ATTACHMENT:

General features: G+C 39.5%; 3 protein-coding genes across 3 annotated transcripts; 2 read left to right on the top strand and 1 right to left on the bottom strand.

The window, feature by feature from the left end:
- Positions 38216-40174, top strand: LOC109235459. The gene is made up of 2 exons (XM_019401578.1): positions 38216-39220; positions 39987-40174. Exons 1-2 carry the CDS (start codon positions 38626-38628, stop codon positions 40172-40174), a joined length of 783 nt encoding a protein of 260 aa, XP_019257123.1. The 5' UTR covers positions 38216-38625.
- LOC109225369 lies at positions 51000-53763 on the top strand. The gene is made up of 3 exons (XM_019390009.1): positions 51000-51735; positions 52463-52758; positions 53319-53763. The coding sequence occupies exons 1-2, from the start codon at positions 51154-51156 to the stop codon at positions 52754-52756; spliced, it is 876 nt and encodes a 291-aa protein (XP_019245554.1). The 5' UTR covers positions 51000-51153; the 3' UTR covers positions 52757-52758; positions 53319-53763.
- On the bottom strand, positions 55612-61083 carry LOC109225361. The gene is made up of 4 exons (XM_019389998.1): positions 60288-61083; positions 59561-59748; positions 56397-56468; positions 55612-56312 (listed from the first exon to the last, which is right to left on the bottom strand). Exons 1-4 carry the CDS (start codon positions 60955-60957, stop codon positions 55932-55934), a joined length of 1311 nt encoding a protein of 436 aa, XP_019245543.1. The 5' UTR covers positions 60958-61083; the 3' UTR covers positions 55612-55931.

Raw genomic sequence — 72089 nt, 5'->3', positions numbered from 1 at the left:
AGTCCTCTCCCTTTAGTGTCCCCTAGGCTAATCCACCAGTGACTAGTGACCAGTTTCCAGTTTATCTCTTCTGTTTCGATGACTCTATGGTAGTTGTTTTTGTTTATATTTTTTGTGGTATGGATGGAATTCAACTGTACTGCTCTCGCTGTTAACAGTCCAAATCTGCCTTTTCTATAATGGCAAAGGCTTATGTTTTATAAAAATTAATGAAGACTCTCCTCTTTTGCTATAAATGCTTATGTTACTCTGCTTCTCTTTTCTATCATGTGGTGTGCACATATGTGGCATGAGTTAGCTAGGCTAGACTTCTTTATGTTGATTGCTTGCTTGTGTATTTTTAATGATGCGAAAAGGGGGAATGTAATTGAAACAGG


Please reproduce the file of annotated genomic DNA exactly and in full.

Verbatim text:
General features: G+C 39.5%; 3 protein-coding genes across 3 annotated transcripts; 2 read left to right on the top strand and 1 right to left on the bottom strand.

The window, feature by feature from the left end:
- Positions 38216-40174, top strand: LOC109235459. The gene is made up of 2 exons (XM_019401578.1): positions 38216-39220; positions 39987-40174. Exons 1-2 carry the CDS (start codon positions 38626-38628, stop codon positions 40172-40174), a joined length of 783 nt encoding a protein of 260 aa, XP_019257123.1. The 5' UTR covers positions 38216-38625.
- LOC109225369 lies at positions 51000-53763 on the top strand. The gene is made up of 3 exons (XM_019390009.1): positions 51000-51735; positions 52463-52758; positions 53319-53763. The coding sequence occupies exons 1-2, from the start codon at positions 51154-51156 to the stop codon at positions 52754-52756; spliced, it is 876 nt and encodes a 291-aa protein (XP_019245554.1). The 5' UTR covers positions 51000-51153; the 3' UTR covers positions 52757-52758; positions 53319-53763.
- On the bottom strand, positions 55612-61083 carry LOC109225361. The gene is made up of 4 exons (XM_019389998.1): positions 60288-61083; positions 59561-59748; positions 56397-56468; positions 55612-56312 (listed from the first exon to the last, which is right to left on the bottom strand). Exons 1-4 carry the CDS (start codon positions 60955-60957, stop codon positions 55932-55934), a joined length of 1311 nt encoding a protein of 436 aa, XP_019245543.1. The 5' UTR covers positions 60958-61083; the 3' UTR covers positions 55612-55931.

Raw genomic sequence — 72089 nt, 5'->3', positions numbered from 1 at the left:
AGTCCTCTCCCTTTAGTGTCCCCTAGGCTAATCCACCAGTGACTAGTGACCAGTTTCCAGTTTATCTCTTCTGTTTCGATGACTCTATGGTAGTTGTTTTTGTTTATATTTTTTGTGGTATGGATGGAATTCAACTGTACTGCTCTCGCTGTTAACAGTCCAAATCTGCCTTTTCTATAATGGCAAAGGCTTATGTTTTATAAAAATTAATGAAGACTCTCCTCTTTTGCTATAAATGCTTATGTTACTCTGCTTCTCTTTTCTATCATGTGGTGTGCACATATGTGGCATGAGTTAGCTAGGCTAGACTTCTTTATGTTGATTGCTTGCTTGTGTATTTTTAATGATGCGAAAAGGGGGAATGTAATTGAAACAGG